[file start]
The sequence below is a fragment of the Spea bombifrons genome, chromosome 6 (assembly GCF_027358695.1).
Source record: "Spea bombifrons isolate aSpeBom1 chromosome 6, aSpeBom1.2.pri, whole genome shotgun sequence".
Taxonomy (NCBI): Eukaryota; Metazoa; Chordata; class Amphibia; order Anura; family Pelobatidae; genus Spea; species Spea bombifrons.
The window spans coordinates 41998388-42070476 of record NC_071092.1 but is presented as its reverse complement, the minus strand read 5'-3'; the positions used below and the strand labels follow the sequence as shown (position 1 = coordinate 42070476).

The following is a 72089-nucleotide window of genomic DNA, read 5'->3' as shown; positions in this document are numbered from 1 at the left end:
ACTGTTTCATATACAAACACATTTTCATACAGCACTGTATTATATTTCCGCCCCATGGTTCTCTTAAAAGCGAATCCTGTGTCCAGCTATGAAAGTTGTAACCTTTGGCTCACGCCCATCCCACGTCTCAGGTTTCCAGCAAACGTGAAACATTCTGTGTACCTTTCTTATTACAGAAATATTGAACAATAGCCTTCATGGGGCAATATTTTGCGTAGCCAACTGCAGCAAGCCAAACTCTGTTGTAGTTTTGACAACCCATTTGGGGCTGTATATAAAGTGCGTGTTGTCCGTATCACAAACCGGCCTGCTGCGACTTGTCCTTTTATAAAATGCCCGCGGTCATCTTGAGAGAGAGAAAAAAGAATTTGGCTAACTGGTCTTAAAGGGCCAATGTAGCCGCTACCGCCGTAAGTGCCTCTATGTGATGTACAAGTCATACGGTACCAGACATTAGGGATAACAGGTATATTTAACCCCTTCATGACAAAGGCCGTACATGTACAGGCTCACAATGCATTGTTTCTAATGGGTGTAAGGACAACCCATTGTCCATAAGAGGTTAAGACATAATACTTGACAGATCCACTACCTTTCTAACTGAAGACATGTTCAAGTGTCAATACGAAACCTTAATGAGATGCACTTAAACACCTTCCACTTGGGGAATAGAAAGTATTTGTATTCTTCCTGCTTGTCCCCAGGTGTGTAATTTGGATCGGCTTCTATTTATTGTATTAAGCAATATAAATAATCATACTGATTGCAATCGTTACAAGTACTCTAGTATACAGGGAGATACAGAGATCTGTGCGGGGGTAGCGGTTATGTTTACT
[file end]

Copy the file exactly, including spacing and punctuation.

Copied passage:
The sequence below is a fragment of the Spea bombifrons genome, chromosome 6 (assembly GCF_027358695.1).
Source record: "Spea bombifrons isolate aSpeBom1 chromosome 6, aSpeBom1.2.pri, whole genome shotgun sequence".
Taxonomy (NCBI): Eukaryota; Metazoa; Chordata; class Amphibia; order Anura; family Pelobatidae; genus Spea; species Spea bombifrons.
The window spans coordinates 41998388-42070476 of record NC_071092.1 but is presented as its reverse complement, the minus strand read 5'-3'; the positions used below and the strand labels follow the sequence as shown (position 1 = coordinate 42070476).

The following is a 72089-nucleotide window of genomic DNA, read 5'->3' as shown; positions in this document are numbered from 1 at the left end:
ACTGTTTCATATACAAACACATTTTCATACAGCACTGTATTATATTTCCGCCCCATGGTTCTCTTAAAAGCGAATCCTGTGTCCAGCTATGAAAGTTGTAACCTTTGGCTCACGCCCATCCCACGTCTCAGGTTTCCAGCAAACGTGAAACATTCTGTGTACCTTTCTTATTACAGAAATATTGAACAATAGCCTTCATGGGGCAATATTTTGCGTAGCCAACTGCAGCAAGCCAAACTCTGTTGTAGTTTTGACAACCCATTTGGGGCTGTATATAAAGTGCGTGTTGTCCGTATCACAAACCGGCCTGCTGCGACTTGTCCTTTTATAAAATGCCCGCGGTCATCTTGAGAGAGAGAAAAAAGAATTTGGCTAACTGGTCTTAAAGGGCCAATGTAGCCGCTACCGCCGTAAGTGCCTCTATGTGATGTACAAGTCATACGGTACCAGACATTAGGGATAACAGGTATATTTAACCCCTTCATGACAAAGGCCGTACATGTACAGGCTCACAATGCATTGTTTCTAATGGGTGTAAGGACAACCCATTGTCCATAAGAGGTTAAGACATAATACTTGACAGATCCACTACCTTTCTAACTGAAGACATGTTCAAGTGTCAATACGAAACCTTAATGAGATGCACTTAAACACCTTCCACTTGGGGAATAGAAAGTATTTGTATTCTTCCTGCTTGTCCCCAGGTGTGTAATTTGGATCGGCTTCTATTTATTGTATTAAGCAATATAAATAATCATACTGATTGCAATCGTTACAAGTACTCTAGTATACAGGGAGATACAGAGATCTGTGCGGGGGTAGCGGTTATGTTTACT